Strong India monsoons cause more hurricane landfalls in North America


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A new study has found a correlation between the strength of the monsoon season in India and the number of hurricanes that make landfall in North America.

According to Kelly, La Niña and the Indian monsoon are correlated, but the strength of the monsoon influences the steering of hurricanes independently of La Niña fluctuations, which are responsible for changes in hurricane frequency. In other words, La Niña fluctuations may result in more Atlantic hurricanes, but strong Indian monsoons steer them further westward, making it more likely they will make landfall in the Americas.

It’s important to account for the correlation when studying hurricane steering and landfall probability.

In reading the article, ignore the propaganda promoting global warming, as the research has zero to do with that subject. It instead now provides meteorologists another clue to predicting the frequency and paths of hurricanes in the Atlantic.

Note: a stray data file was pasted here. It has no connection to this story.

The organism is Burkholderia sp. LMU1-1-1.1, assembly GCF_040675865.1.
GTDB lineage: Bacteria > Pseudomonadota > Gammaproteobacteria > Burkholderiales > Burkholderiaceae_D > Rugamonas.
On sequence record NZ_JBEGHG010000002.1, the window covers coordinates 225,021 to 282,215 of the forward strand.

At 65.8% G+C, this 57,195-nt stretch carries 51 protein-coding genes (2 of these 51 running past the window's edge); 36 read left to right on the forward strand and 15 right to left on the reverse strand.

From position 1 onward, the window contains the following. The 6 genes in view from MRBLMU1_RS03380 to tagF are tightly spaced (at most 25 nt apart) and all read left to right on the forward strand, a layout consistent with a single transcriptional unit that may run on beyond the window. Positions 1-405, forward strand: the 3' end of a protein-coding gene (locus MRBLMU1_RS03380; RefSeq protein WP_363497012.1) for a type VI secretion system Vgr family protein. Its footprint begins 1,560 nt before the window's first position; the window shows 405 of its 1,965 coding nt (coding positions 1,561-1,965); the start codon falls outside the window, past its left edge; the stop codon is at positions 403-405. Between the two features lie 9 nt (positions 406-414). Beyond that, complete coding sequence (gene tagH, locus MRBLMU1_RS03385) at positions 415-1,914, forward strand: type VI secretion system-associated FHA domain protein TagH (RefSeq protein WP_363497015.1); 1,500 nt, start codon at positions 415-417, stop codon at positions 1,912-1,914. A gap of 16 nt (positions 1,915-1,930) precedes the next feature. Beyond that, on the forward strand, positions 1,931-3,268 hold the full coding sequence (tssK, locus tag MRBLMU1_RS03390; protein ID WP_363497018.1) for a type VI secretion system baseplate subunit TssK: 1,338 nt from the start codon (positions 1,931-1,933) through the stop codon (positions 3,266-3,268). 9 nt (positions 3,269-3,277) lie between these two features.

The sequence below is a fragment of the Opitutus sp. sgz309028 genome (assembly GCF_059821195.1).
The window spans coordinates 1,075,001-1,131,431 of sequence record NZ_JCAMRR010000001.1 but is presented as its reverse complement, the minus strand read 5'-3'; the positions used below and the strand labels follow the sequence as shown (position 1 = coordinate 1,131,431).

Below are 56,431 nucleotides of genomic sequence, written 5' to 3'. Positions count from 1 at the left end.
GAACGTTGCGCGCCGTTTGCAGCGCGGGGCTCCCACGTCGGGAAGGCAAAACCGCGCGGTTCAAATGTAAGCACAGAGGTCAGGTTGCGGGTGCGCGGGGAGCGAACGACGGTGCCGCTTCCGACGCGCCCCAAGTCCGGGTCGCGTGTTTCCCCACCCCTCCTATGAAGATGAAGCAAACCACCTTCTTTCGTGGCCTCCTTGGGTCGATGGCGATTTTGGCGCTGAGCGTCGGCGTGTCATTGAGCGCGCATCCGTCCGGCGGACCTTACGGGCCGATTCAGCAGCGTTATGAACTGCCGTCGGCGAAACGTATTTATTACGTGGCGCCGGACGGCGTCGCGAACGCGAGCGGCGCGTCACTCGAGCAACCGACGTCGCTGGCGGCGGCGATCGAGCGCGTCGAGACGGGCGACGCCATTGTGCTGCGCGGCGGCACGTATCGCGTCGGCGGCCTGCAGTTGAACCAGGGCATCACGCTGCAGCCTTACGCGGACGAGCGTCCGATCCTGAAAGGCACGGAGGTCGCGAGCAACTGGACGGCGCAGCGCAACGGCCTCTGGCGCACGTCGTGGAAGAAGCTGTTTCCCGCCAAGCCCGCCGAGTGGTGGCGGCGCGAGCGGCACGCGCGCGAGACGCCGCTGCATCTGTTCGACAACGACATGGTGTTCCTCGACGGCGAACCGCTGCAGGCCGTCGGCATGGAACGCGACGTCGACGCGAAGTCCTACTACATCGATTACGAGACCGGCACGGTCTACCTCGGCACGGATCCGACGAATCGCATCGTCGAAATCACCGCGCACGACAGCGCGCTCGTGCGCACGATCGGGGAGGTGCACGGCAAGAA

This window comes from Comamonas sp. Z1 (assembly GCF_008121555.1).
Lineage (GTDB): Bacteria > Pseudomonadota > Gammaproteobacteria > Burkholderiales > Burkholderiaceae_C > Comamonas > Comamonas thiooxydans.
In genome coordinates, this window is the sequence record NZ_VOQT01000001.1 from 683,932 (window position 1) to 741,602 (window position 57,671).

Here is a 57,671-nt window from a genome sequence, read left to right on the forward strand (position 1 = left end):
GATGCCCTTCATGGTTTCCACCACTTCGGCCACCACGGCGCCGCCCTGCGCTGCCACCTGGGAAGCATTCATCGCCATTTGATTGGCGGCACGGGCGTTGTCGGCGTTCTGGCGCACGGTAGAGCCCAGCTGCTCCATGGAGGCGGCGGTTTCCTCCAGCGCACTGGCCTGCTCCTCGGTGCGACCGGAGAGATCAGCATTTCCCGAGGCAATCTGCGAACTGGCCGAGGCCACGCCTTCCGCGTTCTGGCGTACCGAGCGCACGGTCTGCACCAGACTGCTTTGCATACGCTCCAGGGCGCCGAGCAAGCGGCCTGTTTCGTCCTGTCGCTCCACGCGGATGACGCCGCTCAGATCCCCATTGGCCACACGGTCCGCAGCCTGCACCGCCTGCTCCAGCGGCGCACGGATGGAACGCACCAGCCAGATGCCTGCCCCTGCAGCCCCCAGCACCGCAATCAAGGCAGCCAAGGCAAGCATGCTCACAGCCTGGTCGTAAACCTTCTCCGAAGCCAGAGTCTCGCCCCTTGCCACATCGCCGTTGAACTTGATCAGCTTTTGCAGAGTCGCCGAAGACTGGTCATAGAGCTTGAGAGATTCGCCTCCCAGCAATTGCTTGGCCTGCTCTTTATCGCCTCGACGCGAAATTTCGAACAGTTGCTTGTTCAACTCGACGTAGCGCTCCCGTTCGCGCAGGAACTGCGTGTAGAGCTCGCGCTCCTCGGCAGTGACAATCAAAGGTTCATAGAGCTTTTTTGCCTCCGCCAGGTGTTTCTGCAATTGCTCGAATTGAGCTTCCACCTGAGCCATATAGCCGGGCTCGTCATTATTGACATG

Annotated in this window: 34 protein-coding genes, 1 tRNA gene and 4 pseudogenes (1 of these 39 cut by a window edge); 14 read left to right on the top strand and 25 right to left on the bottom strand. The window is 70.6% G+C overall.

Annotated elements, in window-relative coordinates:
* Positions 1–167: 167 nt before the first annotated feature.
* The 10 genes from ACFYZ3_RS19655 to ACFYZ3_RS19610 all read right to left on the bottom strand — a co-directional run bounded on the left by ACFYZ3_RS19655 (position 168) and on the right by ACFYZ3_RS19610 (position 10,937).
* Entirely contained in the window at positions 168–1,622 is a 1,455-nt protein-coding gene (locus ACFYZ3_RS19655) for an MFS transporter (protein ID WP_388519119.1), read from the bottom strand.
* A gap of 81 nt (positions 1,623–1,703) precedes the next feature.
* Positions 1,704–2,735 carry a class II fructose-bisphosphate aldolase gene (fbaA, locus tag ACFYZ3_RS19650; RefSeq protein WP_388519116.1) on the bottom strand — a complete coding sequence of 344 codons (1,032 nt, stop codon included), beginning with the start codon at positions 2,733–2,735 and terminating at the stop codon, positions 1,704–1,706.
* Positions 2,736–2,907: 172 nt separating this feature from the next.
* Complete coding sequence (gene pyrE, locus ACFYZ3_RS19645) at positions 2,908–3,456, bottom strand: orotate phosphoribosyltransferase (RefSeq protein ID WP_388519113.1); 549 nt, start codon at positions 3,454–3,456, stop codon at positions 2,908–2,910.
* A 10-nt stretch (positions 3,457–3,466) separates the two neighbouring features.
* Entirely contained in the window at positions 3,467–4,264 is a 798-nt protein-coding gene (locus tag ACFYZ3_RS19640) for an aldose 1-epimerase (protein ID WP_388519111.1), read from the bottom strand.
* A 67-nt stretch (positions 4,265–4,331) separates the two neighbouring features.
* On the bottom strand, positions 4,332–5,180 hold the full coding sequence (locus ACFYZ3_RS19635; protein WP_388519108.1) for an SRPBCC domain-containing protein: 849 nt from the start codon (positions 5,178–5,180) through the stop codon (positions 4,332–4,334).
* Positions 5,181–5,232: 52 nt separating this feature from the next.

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2 comments

  • Phill O

    Bob, I like your comment to ignore the crap! ” as the research has zero to do with that subject”

  • Col Beausabre

    Bob Z – “In reading the article, ignore the propaganda promoting global warming, as the research has zero to do with that subject. It instead now provides meteorologists another clue to predicting the frequency and paths of hurricanes in the Atlantic. ”

    And it illustrates the immensely complex system any planet’s weather is, yet these buffoons confidently make predictions a century out about climate. How many other unexpected linkages are out there to make a mockery of their models? Yet they shrilly howl we only have a dozen years left before the climate turns devastating bad. (and guess what, they’ll be like the folks who predict the world is going to end on such and such a date and when it doesn’t happen, come out with a revised date “based on new information” – so expect a new prediction in 2031)

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